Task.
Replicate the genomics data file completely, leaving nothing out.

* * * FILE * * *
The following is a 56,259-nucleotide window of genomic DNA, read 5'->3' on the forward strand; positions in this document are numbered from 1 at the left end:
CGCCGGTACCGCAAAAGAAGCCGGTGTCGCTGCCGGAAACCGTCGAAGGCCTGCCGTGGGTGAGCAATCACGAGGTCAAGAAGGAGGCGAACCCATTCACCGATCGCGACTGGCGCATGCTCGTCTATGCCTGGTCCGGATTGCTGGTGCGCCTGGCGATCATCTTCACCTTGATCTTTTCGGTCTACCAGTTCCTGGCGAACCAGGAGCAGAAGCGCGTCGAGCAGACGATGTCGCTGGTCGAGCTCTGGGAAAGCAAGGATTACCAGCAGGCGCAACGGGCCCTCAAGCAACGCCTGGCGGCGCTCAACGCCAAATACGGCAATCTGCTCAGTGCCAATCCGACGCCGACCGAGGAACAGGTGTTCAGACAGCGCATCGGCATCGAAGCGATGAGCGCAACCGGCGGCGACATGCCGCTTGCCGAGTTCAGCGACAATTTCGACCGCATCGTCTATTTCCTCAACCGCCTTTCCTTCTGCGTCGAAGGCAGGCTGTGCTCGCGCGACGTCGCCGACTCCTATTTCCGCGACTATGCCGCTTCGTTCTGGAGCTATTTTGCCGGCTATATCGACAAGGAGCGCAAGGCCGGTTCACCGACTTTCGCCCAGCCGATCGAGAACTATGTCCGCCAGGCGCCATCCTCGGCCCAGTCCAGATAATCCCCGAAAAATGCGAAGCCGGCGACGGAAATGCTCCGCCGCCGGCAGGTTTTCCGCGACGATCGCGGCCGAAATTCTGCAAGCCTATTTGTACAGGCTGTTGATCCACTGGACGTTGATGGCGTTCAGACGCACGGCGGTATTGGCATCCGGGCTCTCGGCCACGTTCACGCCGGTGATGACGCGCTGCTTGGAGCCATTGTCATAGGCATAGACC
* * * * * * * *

The following is a 56,259-nucleotide window of genomic DNA, read 5'->3' on the forward strand; positions in this document are numbered from 1 at the left end:
CGCCGGTACCGCAAAAGAAGCCGGTGTCGCTGCCGGAAACCGTCGAAGGCCTGCCGTGGGTGAGCAATCACGAGGTCAAGAAGGAGGCGAACCCATTCACCGATCGCGACTGGCGCATGCTCGTCTATGCCTGGTCCGGATTGCTGGTGCGCCTGGCGATCATCTTCACCTTGATCTTTTCGGTCTACCAGTTCCTGGCGAACCAGGAGCAGAAGCGCGTCGAGCAGACGATGTCGCTGGTCGAGCTCTGGGAAAGCAAGGATTACCAGCAGGCGCAACGGGCCCTCAAGCAACGCCTGGCGGCGCTCAACGCCAAATACGGCAATCTGCTCAGTGCCAATCCGACGCCGACCGAGGAACAGGTGTTCAGACAGCGCATCGGCATCGAAGCGATGAGCGCAACCGGCGGCGACATGCCGCTTGCCGAGTTCAGCGACAATTTCGACCGCATCGTCTATTTCCTCAACCGCCTTTCCTTCTGCGTCGAAGGCAGGCTGTGCTCGCGCGACGTCGCCGACTCCTATTTCCGCGACTATGCCGCTTCGTTCTGGAGCTATTTTGCCGGCTATATCGACAAGGAGCGCAAGGCCGGTTCACCGACTTTCGCCCAGCCGATCGAGAACTATGTCCGCCAGGCGCCATCCTCGGCCCAGTCCAGATAATCCCCGAAAAATGCGAAGCCGGCGACGGAAATGCTCCGCCGCCGGCAGGTTTTCCGCGACGATCGCGGCCGAAATTCTGCAAGCCTATTTGTACAGGCTGTTGATCCACTGGACGTTGATGGCGTTCAGACGCACGGCGGTATTGGCATCCGGGCTCTCGGCCACGTTCACGCCGGTGATGACGCGCTGCTTGGAGCCATTGTCATAGGCATAGACC